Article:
5 Ways To Make Your Car Safer

All of us want to avoid accidents, especially on the road, where even a split second mistake could possibly be fatal or cause major injuries. There are several ways that you can do in order to prevent self-imposed accidents as much as possible. Here are five ways to make your car safer and limit the chances of auto accidents.

Check your tires

Tires are very essential to not only preventing accidents, but ensuring you maximize the fuel economy of your engine. Tires with low pressure make the engine work harder to attain the speed that you wish, thereby burning more gas. Also, tires with low pressure could mean something has punctured your tire, such as a nail, sharp stone, and others. Better to check and address any tire issues as soon as possible.

Aside from that, bad tires (like those with little to no tread left) are dangerous especially on slippery roads or during snow. The tires cannot properly grip the road, resulting in loss of control of the vehicle and a potential accident. The “penny test” is very helpful – simply put a penny pointing downwards in the lowest part of the tread. If Abe Lincoln’s head is covered, then tread depth is ok, otherwise, it would be advisable to replace your tires.

Check your brakes

How many accidents have been caused by faulty brakes? That’s right, too many to count. You can avoid it by constantly checking your brakes every time you go out on the road. Are they noisy? Does the brake pedal feel lower than before? Is the brake fluid lower than the minimum? When was the last time you had the brake pads replaced? These are the questions that you should answer. If you answered yes to any of the first three questions, then it may be time to have a mechanic take a look and see if your brakes are still in tip-top shape.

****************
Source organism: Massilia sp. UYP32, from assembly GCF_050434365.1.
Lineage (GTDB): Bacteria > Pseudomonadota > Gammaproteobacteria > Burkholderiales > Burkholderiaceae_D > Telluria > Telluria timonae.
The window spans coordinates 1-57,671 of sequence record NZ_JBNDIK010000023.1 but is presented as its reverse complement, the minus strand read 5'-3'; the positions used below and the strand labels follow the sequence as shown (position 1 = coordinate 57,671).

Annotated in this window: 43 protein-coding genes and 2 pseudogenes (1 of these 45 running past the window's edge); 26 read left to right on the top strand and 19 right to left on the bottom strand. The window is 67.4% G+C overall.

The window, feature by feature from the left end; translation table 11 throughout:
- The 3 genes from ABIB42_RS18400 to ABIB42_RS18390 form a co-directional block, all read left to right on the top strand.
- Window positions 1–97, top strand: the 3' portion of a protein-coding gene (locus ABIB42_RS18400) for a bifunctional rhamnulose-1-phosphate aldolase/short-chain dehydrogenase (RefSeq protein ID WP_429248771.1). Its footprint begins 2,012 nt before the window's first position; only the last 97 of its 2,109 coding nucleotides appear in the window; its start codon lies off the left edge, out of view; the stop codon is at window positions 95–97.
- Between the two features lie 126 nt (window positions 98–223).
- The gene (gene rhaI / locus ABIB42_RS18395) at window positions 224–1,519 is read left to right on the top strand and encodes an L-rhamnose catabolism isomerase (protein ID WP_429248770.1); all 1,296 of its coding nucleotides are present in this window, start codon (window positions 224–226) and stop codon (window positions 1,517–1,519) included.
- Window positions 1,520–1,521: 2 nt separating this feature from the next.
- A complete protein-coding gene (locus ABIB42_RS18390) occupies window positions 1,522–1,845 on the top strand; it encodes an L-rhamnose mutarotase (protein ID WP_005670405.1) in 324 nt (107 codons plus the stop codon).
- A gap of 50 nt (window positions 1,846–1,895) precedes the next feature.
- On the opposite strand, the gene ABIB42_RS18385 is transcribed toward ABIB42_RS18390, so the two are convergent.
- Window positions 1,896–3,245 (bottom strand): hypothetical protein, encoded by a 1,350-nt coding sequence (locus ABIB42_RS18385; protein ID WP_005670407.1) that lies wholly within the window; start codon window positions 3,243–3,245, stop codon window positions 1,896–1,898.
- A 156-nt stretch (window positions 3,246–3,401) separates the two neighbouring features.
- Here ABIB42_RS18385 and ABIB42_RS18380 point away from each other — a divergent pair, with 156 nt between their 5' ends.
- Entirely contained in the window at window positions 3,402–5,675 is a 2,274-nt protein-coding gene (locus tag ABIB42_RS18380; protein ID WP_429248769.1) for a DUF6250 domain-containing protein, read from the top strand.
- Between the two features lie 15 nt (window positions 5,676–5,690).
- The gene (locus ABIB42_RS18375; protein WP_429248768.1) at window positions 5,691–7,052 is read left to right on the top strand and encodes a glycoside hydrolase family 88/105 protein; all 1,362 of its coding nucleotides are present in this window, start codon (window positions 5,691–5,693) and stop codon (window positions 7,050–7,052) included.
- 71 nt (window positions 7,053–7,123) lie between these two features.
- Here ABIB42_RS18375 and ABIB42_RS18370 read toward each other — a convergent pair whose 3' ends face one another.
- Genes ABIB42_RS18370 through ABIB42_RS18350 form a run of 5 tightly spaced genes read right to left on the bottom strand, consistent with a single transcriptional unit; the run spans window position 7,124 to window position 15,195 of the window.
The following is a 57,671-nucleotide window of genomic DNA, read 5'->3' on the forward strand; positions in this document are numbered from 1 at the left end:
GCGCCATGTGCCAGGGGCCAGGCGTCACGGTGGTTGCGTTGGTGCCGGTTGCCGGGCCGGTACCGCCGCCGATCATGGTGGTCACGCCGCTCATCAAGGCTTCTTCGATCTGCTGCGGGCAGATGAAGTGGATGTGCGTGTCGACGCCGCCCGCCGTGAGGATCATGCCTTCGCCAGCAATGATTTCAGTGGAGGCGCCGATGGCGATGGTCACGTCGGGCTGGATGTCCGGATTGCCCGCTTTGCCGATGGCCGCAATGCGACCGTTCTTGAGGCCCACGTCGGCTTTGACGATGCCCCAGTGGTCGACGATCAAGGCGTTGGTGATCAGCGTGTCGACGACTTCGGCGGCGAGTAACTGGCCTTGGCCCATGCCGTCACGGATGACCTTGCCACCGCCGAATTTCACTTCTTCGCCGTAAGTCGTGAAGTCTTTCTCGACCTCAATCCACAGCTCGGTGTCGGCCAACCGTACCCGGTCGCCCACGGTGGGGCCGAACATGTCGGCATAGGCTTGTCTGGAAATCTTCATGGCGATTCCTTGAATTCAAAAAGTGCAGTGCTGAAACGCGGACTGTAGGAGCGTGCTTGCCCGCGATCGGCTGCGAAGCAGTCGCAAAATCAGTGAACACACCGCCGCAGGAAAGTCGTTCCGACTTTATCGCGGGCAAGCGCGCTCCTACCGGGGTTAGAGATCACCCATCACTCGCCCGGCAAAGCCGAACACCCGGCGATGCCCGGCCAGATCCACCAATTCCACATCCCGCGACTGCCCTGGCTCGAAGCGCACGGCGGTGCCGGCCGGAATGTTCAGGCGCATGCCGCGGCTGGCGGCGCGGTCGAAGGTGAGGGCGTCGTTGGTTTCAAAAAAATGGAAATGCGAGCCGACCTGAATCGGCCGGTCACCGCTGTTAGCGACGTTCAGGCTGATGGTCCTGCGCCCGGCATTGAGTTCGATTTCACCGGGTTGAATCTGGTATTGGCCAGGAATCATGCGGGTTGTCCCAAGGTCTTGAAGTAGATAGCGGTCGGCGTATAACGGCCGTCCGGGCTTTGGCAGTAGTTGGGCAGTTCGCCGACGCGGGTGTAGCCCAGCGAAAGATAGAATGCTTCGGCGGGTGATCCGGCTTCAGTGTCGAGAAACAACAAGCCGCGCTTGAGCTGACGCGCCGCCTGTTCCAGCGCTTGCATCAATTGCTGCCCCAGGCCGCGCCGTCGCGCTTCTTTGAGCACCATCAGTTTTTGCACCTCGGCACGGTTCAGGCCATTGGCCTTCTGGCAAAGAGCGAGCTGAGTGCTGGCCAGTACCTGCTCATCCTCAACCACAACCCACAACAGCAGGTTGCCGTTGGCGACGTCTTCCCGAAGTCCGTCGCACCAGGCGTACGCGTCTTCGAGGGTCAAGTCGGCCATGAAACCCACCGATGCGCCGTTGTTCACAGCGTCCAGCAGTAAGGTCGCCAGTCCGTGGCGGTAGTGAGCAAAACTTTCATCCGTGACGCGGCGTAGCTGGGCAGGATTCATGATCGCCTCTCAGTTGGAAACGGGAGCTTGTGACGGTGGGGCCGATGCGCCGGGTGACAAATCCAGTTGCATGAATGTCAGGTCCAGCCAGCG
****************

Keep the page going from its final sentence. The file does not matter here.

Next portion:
Check fluid levels

Aside from brake fluid levels, make sure other fluid levels are in their correct levels. Common example of these are your coolant level in the radiator, engine oil level, automatic transmission fluid (ATF), and clutch fluid (for manual transmission cars). A low coolant level could mean overheating; low engine oil could mean poor performance, low ATF could mean difficulty shifting gears, and low clutch fluid could cause the clutch pedal to stick. Any of these could translate into accidents.

Don’t use mobile phone when driving

Needless to say, text messaging while driving at over 50 miles per hour is very dangerous, especially if the driver looks away from the road. That split second could potentially cause a car crash, or hit and injure a pedestrian. According to statistics, there are 1.6 million crashes per year as a result of mobile phone use during driving. Never text and drive to be safe, or if you need to answer a phone call while driving, use a hands-free device.

Don’t drink and drive

Statistics say that 40% of all auto-related deaths involve alcohol. Alcohol impairs the vision, alertness, and reduces reaction time, especially for motor skills that must always be quick during driving. Despite all the warnings, infomercials, and statistics present, people still drink and drive. To avoid these types of accidents and a visit from the DUI attorney, don’t drink and then drive after. If you cannot avoid drinking, leave your car somewhere safe and take a taxi or an Uber to drive you home. Better to spend a little bit of money than to spend time behind bars or cause a death/injuries to yourself or someone.

Posted in Car